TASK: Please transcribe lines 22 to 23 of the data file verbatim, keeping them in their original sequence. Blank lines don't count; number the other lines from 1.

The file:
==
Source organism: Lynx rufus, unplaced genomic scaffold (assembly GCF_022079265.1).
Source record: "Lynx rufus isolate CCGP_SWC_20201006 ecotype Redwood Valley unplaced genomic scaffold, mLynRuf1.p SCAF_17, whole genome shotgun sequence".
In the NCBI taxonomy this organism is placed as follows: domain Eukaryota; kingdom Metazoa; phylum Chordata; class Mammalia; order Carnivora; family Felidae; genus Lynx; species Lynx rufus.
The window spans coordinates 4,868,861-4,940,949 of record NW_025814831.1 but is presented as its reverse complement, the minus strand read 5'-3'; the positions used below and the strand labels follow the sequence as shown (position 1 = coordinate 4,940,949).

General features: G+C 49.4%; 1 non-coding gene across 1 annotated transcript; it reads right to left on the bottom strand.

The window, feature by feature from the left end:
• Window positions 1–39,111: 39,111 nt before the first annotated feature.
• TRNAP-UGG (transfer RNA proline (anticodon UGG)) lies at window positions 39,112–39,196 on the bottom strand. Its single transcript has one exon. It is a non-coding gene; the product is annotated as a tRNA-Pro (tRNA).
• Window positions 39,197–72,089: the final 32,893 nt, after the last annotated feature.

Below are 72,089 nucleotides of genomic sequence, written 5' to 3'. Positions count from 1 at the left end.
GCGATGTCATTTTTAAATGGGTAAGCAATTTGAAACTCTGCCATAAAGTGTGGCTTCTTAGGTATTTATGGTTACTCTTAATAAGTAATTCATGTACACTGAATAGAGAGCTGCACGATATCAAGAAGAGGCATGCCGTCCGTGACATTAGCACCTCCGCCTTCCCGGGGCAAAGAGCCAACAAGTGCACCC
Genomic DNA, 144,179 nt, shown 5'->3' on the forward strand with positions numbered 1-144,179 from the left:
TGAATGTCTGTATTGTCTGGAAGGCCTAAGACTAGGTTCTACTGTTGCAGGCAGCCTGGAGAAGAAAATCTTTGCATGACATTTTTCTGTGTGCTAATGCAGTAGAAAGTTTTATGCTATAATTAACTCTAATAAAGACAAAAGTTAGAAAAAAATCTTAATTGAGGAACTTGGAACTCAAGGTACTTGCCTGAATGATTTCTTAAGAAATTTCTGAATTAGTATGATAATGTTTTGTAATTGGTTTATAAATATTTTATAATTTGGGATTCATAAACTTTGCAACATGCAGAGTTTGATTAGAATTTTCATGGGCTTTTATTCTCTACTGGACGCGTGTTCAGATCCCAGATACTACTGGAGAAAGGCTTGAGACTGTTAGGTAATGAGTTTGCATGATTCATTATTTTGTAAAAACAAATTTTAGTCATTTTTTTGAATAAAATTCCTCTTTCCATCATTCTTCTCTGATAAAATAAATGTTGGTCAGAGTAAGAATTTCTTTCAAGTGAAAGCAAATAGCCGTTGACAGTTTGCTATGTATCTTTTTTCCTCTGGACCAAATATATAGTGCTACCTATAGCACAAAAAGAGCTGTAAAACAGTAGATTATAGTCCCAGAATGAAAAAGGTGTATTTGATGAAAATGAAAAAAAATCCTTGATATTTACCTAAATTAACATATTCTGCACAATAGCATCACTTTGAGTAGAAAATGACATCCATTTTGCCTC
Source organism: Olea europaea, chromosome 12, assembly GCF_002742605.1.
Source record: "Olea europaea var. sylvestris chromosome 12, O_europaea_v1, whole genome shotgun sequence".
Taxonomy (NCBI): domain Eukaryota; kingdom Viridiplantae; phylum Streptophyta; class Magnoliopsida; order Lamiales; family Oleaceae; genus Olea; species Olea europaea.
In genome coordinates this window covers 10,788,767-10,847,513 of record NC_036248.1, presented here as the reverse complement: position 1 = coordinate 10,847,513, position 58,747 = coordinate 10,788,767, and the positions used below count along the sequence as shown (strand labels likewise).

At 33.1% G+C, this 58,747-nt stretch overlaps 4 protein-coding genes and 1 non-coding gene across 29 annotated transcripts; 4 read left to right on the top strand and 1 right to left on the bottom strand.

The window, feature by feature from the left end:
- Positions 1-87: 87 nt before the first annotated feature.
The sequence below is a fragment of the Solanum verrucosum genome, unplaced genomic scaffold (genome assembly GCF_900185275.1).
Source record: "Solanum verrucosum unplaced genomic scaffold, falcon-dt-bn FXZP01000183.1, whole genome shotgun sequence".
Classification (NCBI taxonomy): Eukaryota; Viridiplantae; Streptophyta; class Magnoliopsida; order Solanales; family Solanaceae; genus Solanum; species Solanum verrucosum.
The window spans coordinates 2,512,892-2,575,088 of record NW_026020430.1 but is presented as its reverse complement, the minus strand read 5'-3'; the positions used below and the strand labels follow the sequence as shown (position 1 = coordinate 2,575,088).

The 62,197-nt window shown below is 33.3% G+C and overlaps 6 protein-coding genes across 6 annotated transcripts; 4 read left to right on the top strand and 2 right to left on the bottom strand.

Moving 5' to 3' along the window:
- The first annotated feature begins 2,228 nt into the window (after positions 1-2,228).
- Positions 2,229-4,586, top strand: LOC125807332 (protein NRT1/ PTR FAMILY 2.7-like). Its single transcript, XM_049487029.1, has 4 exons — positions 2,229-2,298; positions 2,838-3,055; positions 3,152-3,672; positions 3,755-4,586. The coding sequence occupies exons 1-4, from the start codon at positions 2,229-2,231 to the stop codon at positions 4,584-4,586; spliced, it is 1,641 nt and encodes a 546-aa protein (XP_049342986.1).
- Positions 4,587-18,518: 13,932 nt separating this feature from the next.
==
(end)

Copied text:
Source record: "Solanum verrucosum unplaced genomic scaffold, falcon-dt-bn FXZP01000183.1, whole genome shotgun sequence".
Classification (NCBI taxonomy): Eukaryota; Viridiplantae; Streptophyta; class Magnoliopsida; order Solanales; family Solanaceae; genus Solanum; species Solanum verrucosum.